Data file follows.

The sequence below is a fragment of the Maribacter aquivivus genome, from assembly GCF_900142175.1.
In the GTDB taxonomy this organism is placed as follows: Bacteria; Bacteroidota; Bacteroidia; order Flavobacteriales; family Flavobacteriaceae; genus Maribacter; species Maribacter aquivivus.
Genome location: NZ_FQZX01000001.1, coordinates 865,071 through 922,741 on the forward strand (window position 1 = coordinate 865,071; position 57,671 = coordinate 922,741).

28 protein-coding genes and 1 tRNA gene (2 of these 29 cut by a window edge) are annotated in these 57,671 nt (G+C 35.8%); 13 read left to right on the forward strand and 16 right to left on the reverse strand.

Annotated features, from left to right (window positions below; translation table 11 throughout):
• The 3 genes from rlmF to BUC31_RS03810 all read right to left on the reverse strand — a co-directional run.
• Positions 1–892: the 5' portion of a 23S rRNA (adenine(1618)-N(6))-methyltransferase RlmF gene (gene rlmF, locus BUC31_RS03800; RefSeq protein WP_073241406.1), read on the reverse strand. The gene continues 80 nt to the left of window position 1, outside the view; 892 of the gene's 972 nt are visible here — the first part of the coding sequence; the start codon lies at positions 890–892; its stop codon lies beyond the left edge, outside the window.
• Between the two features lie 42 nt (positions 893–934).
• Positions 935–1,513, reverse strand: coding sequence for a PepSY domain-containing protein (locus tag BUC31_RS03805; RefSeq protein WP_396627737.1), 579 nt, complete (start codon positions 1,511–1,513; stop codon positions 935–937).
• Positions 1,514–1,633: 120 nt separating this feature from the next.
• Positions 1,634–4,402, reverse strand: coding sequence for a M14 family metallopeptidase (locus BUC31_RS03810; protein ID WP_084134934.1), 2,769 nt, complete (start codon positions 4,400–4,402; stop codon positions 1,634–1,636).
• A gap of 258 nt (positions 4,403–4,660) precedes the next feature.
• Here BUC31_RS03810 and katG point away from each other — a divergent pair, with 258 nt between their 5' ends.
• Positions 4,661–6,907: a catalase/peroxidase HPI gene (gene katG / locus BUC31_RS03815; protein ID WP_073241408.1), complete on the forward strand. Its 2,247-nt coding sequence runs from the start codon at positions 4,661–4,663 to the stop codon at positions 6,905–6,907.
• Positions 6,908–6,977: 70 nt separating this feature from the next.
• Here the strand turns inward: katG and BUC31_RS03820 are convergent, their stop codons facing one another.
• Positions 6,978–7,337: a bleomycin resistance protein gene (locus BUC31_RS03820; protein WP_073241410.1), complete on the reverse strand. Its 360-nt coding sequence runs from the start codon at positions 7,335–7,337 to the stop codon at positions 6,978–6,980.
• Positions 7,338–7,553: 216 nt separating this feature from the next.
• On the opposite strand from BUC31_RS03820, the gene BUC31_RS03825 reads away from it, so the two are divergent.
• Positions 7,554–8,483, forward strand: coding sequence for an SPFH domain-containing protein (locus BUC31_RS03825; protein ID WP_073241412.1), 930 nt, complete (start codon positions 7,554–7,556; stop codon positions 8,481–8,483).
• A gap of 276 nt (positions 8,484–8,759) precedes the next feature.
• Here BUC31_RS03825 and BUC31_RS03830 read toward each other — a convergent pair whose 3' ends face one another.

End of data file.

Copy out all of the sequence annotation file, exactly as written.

The sequence below is a fragment of the Maribacter aquivivus genome, from assembly GCF_900142175.1.
In the GTDB taxonomy this organism is placed as follows: Bacteria; Bacteroidota; Bacteroidia; order Flavobacteriales; family Flavobacteriaceae; genus Maribacter; species Maribacter aquivivus.
Genome location: NZ_FQZX01000001.1, coordinates 865,071 through 922,741 on the forward strand (window position 1 = coordinate 865,071; position 57,671 = coordinate 922,741).

28 protein-coding genes and 1 tRNA gene (2 of these 29 cut by a window edge) are annotated in these 57,671 nt (G+C 35.8%); 13 read left to right on the forward strand and 16 right to left on the reverse strand.

Annotated features, from left to right (window positions below; translation table 11 throughout):
• The 3 genes from rlmF to BUC31_RS03810 all read right to left on the reverse strand — a co-directional run.
• Positions 1–892: the 5' portion of a 23S rRNA (adenine(1618)-N(6))-methyltransferase RlmF gene (gene rlmF, locus BUC31_RS03800; RefSeq protein WP_073241406.1), read on the reverse strand. The gene continues 80 nt to the left of window position 1, outside the view; 892 of the gene's 972 nt are visible here — the first part of the coding sequence; the start codon lies at positions 890–892; its stop codon lies beyond the left edge, outside the window.
• Between the two features lie 42 nt (positions 893–934).
• Positions 935–1,513, reverse strand: coding sequence for a PepSY domain-containing protein (locus tag BUC31_RS03805; RefSeq protein WP_396627737.1), 579 nt, complete (start codon positions 1,511–1,513; stop codon positions 935–937).
• Positions 1,514–1,633: 120 nt separating this feature from the next.
• Positions 1,634–4,402, reverse strand: coding sequence for a M14 family metallopeptidase (locus BUC31_RS03810; protein ID WP_084134934.1), 2,769 nt, complete (start codon positions 4,400–4,402; stop codon positions 1,634–1,636).
• A gap of 258 nt (positions 4,403–4,660) precedes the next feature.
• Here BUC31_RS03810 and katG point away from each other — a divergent pair, with 258 nt between their 5' ends.
• Positions 4,661–6,907: a catalase/peroxidase HPI gene (gene katG / locus BUC31_RS03815; protein ID WP_073241408.1), complete on the forward strand. Its 2,247-nt coding sequence runs from the start codon at positions 4,661–4,663 to the stop codon at positions 6,905–6,907.
• Positions 6,908–6,977: 70 nt separating this feature from the next.
• Here the strand turns inward: katG and BUC31_RS03820 are convergent, their stop codons facing one another.
• Positions 6,978–7,337: a bleomycin resistance protein gene (locus BUC31_RS03820; protein WP_073241410.1), complete on the reverse strand. Its 360-nt coding sequence runs from the start codon at positions 7,335–7,337 to the stop codon at positions 6,978–6,980.
• Positions 7,338–7,553: 216 nt separating this feature from the next.
• On the opposite strand from BUC31_RS03820, the gene BUC31_RS03825 reads away from it, so the two are divergent.
• Positions 7,554–8,483, forward strand: coding sequence for an SPFH domain-containing protein (locus BUC31_RS03825; protein ID WP_073241412.1), 930 nt, complete (start codon positions 7,554–7,556; stop codon positions 8,481–8,483).
• A gap of 276 nt (positions 8,484–8,759) precedes the next feature.
• Here BUC31_RS03825 and BUC31_RS03830 read toward each other — a convergent pair whose 3' ends face one another.